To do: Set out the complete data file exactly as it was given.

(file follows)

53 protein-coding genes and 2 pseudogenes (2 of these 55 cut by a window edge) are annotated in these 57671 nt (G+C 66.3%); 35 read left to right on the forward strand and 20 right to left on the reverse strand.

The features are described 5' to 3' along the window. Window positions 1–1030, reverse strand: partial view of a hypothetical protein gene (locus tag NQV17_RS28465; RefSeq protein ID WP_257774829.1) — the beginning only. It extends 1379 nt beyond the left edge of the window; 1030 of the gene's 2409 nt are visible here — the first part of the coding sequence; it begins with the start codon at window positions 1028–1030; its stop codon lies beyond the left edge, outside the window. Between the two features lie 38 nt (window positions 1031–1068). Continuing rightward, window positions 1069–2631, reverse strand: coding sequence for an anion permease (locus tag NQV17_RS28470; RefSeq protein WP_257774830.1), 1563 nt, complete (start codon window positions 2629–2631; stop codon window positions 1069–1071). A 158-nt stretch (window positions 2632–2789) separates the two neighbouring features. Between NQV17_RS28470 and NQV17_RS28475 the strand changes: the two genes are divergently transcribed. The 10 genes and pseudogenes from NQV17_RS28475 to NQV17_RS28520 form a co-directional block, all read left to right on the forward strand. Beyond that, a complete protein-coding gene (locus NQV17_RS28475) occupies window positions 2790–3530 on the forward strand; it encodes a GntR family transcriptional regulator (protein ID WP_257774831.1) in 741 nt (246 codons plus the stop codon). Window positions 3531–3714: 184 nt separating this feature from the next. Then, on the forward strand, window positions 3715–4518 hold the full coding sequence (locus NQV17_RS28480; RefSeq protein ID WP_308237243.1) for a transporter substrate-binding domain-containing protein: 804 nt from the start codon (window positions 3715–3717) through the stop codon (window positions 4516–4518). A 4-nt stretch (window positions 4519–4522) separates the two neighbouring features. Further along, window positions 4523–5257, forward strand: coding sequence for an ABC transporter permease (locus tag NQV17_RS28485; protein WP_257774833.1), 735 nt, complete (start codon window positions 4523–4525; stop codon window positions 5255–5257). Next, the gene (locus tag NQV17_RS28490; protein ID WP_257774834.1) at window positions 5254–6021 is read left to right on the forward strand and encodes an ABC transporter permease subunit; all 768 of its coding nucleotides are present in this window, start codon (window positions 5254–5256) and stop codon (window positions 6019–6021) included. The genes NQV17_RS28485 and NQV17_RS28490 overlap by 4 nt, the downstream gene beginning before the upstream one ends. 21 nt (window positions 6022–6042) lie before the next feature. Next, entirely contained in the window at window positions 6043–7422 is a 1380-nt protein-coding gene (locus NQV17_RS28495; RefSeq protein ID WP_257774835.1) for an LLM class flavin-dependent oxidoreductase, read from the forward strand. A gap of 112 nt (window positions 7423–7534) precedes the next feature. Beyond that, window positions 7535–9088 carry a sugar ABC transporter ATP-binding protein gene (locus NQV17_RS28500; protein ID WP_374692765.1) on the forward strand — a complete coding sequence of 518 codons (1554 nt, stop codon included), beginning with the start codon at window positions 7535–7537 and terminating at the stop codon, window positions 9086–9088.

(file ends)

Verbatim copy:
53 protein-coding genes and 2 pseudogenes (2 of these 55 cut by a window edge) are annotated in these 57671 nt (G+C 66.3%); 35 read left to right on the forward strand and 20 right to left on the reverse strand.

The features are described 5' to 3' along the window. Window positions 1–1030, reverse strand: partial view of a hypothetical protein gene (locus tag NQV17_RS28465; RefSeq protein ID WP_257774829.1) — the beginning only. It extends 1379 nt beyond the left edge of the window; 1030 of the gene's 2409 nt are visible here — the first part of the coding sequence; it begins with the start codon at window positions 1028–1030; its stop codon lies beyond the left edge, outside the window. Between the two features lie 38 nt (window positions 1031–1068). Continuing rightward, window positions 1069–2631, reverse strand: coding sequence for an anion permease (locus tag NQV17_RS28470; RefSeq protein WP_257774830.1), 1563 nt, complete (start codon window positions 2629–2631; stop codon window positions 1069–1071). A 158-nt stretch (window positions 2632–2789) separates the two neighbouring features. Between NQV17_RS28470 and NQV17_RS28475 the strand changes: the two genes are divergently transcribed. The 10 genes and pseudogenes from NQV17_RS28475 to NQV17_RS28520 form a co-directional block, all read left to right on the forward strand. Beyond that, a complete protein-coding gene (locus NQV17_RS28475) occupies window positions 2790–3530 on the forward strand; it encodes a GntR family transcriptional regulator (protein ID WP_257774831.1) in 741 nt (246 codons plus the stop codon). Window positions 3531–3714: 184 nt separating this feature from the next. Then, on the forward strand, window positions 3715–4518 hold the full coding sequence (locus NQV17_RS28480; RefSeq protein ID WP_308237243.1) for a transporter substrate-binding domain-containing protein: 804 nt from the start codon (window positions 3715–3717) through the stop codon (window positions 4516–4518). A 4-nt stretch (window positions 4519–4522) separates the two neighbouring features. Further along, window positions 4523–5257, forward strand: coding sequence for an ABC transporter permease (locus tag NQV17_RS28485; protein WP_257774833.1), 735 nt, complete (start codon window positions 4523–4525; stop codon window positions 5255–5257). Next, the gene (locus tag NQV17_RS28490; protein ID WP_257774834.1) at window positions 5254–6021 is read left to right on the forward strand and encodes an ABC transporter permease subunit; all 768 of its coding nucleotides are present in this window, start codon (window positions 5254–5256) and stop codon (window positions 6019–6021) included. The genes NQV17_RS28485 and NQV17_RS28490 overlap by 4 nt, the downstream gene beginning before the upstream one ends. 21 nt (window positions 6022–6042) lie before the next feature. Next, entirely contained in the window at window positions 6043–7422 is a 1380-nt protein-coding gene (locus NQV17_RS28495; RefSeq protein ID WP_257774835.1) for an LLM class flavin-dependent oxidoreductase, read from the forward strand. A gap of 112 nt (window positions 7423–7534) precedes the next feature. Beyond that, window positions 7535–9088 carry a sugar ABC transporter ATP-binding protein gene (locus NQV17_RS28500; protein ID WP_374692765.1) on the forward strand — a complete coding sequence of 518 codons (1554 nt, stop codon included), beginning with the start codon at window positions 7535–7537 and terminating at the stop codon, window positions 9086–9088.